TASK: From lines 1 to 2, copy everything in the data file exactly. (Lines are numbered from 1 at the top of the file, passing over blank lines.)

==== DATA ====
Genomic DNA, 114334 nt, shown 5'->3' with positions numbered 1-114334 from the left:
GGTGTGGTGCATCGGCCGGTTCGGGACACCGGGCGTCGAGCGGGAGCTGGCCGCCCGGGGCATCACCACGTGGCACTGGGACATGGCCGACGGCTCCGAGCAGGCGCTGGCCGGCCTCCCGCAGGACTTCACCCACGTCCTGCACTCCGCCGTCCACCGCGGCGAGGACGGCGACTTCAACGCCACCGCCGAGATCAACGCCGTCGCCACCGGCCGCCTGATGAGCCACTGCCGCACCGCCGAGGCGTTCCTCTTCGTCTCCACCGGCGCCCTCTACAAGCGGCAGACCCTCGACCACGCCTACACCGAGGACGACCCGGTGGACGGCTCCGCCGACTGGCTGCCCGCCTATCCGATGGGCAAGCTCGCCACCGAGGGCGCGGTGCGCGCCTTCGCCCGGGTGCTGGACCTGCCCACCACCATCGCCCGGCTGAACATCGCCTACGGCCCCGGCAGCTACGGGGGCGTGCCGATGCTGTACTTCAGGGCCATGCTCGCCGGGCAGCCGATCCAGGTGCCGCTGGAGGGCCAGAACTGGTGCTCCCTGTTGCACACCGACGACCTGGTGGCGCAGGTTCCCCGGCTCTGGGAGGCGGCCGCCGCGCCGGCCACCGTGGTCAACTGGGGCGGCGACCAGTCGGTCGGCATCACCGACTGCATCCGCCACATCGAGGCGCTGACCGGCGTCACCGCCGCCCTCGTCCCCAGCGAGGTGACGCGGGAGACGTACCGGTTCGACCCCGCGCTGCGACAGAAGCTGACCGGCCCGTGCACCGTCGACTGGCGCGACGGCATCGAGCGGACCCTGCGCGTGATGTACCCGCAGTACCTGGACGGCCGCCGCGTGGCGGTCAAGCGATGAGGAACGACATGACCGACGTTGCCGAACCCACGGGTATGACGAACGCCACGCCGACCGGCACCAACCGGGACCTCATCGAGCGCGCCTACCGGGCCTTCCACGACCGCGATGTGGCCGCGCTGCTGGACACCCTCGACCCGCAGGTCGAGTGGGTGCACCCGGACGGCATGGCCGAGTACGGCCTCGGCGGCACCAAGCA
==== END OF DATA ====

Genomic DNA, 114334 nt, shown 5'->3' with positions numbered 1-114334 from the left:
GGTGTGGTGCATCGGCCGGTTCGGGACACCGGGCGTCGAGCGGGAGCTGGCCGCCCGGGGCATCACCACGTGGCACTGGGACATGGCCGACGGCTCCGAGCAGGCGCTGGCCGGCCTCCCGCAGGACTTCACCCACGTCCTGCACTCCGCCGTCCACCGCGGCGAGGACGGCGACTTCAACGCCACCGCCGAGATCAACGCCGTCGCCACCGGCCGCCTGATGAGCCACTGCCGCACCGCCGAGGCGTTCCTCTTCGTCTCCACCGGCGCCCTCTACAAGCGGCAGACCCTCGACCACGCCTACACCGAGGACGACCCGGTGGACGGCTCCGCCGACTGGCTGCCCGCCTATCCGATGGGCAAGCTCGCCACCGAGGGCGCGGTGCGCGCCTTCGCCCGGGTGCTGGACCTGCCCACCACCATCGCCCGGCTGAACATCGCCTACGGCCCCGGCAGCTACGGGGGCGTGCCGATGCTGTACTTCAGGGCCATGCTCGCCGGGCAGCCGATCCAGGTGCCGCTGGAGGGCCAGAACTGGTGCTCCCTGTTGCACACCGACGACCTGGTGGCGCAGGTTCCCCGGCTCTGGGAGGCGGCCGCCGCGCCGGCCACCGTGGTCAACTGGGGCGGCGACCAGTCGGTCGGCATCACCGACTGCATCCGCCACATCGAGGCGCTGACCGGCGTCACCGCCGCCCTCGTCCCCAGCGAGGTGACGCGGGAGACGTACCGGTTCGACCCCGCGCTGCGACAGAAGCTGACCGGCCCGTGCACCGTCGACTGGCGCGACGGCATCGAGCGGACCCTGCGCGTGATGTACCCGCAGTACCTGGACGGCCGCCGCGTGGCGGTCAAGCGATGAGGAACGACATGACCGACGTTGCCGAACCCACGGGTATGACGAACGCCACGCCGACCGGCACCAACCGGGACCTCATCGAGCGCGCCTACCGGGCCTTCCACGACCGCGATGTGGCCGCGCTGCTGGACACCCTCGACCCGCAGGTCGAGTGGGTGCACCCGGACGGCATGGCCGAGTACGGCCTCGGCGGCACCAAGCA